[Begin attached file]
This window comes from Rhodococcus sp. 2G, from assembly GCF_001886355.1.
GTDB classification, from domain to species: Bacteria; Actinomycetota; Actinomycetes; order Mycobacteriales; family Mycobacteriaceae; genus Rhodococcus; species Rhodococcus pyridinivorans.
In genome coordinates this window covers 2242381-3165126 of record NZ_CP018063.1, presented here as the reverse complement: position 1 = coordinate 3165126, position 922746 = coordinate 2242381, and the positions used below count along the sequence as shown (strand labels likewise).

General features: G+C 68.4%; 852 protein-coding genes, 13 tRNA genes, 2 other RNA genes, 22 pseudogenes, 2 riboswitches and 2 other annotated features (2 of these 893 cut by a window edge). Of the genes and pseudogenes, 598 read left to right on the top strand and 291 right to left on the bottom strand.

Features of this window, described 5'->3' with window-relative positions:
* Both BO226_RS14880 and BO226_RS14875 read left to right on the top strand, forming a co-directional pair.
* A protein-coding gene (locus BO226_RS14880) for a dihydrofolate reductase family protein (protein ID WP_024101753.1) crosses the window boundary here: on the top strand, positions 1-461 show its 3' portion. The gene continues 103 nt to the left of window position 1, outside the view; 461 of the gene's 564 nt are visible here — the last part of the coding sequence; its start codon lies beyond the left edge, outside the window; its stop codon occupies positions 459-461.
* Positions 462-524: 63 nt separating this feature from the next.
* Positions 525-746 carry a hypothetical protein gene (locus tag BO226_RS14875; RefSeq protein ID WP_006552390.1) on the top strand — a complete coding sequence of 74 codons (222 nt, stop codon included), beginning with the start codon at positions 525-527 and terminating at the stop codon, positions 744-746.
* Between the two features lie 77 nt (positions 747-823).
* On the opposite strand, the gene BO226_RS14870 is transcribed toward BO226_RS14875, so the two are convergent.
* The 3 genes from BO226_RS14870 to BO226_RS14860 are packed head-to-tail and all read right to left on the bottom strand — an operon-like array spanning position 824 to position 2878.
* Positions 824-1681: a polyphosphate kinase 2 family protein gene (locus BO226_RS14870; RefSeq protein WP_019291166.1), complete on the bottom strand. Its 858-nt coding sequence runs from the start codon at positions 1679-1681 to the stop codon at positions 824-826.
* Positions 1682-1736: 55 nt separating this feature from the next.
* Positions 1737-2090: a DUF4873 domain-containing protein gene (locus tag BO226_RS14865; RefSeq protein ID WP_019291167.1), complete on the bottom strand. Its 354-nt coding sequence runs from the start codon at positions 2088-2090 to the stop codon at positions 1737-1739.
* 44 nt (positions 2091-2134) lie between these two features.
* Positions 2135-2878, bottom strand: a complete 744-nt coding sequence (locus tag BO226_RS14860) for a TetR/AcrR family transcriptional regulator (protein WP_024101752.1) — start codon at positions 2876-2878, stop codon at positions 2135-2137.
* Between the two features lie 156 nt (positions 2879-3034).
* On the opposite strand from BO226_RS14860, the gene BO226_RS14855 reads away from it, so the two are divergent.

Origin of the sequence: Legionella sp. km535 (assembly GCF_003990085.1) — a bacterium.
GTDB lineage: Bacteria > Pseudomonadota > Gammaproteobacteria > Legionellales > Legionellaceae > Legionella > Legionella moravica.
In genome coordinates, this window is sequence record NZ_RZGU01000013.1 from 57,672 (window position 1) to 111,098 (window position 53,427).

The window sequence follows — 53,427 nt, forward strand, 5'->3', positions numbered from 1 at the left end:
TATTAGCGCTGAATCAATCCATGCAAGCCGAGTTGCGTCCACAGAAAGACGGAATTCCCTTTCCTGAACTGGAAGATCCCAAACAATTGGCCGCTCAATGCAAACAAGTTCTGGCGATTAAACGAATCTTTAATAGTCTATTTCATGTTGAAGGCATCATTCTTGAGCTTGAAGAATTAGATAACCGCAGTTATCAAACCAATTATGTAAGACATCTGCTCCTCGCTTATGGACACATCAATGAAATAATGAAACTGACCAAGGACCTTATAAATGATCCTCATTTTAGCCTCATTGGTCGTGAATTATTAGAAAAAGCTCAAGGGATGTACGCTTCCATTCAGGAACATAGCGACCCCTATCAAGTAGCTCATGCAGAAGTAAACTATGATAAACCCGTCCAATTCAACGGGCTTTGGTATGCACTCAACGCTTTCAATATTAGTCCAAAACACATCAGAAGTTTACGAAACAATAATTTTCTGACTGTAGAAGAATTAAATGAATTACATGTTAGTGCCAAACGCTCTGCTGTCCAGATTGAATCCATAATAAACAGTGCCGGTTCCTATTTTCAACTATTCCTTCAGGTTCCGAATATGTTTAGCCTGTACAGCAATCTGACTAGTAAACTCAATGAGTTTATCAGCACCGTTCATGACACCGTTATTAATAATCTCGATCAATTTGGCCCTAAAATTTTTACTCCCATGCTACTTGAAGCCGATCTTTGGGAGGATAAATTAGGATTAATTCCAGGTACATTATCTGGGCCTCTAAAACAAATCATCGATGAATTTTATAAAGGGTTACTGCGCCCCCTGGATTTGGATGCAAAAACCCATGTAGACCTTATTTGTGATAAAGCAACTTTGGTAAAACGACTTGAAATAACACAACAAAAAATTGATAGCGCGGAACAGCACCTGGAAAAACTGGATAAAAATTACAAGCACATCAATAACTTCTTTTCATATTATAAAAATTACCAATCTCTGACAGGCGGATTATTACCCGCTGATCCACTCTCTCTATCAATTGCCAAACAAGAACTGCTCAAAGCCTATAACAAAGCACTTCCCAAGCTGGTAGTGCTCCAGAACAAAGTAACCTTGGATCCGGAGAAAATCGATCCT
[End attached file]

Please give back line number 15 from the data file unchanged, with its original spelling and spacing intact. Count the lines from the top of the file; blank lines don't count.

* Positions 1737-2090: a DUF4873 domain-containing protein gene (locus tag BO226_RS14865; RefSeq protein ID WP_019291167.1), complete on the bottom strand. Its 354-nt coding sequence runs from the start codon at positions 2088-2090 to the stop codon at positions 1737-1739.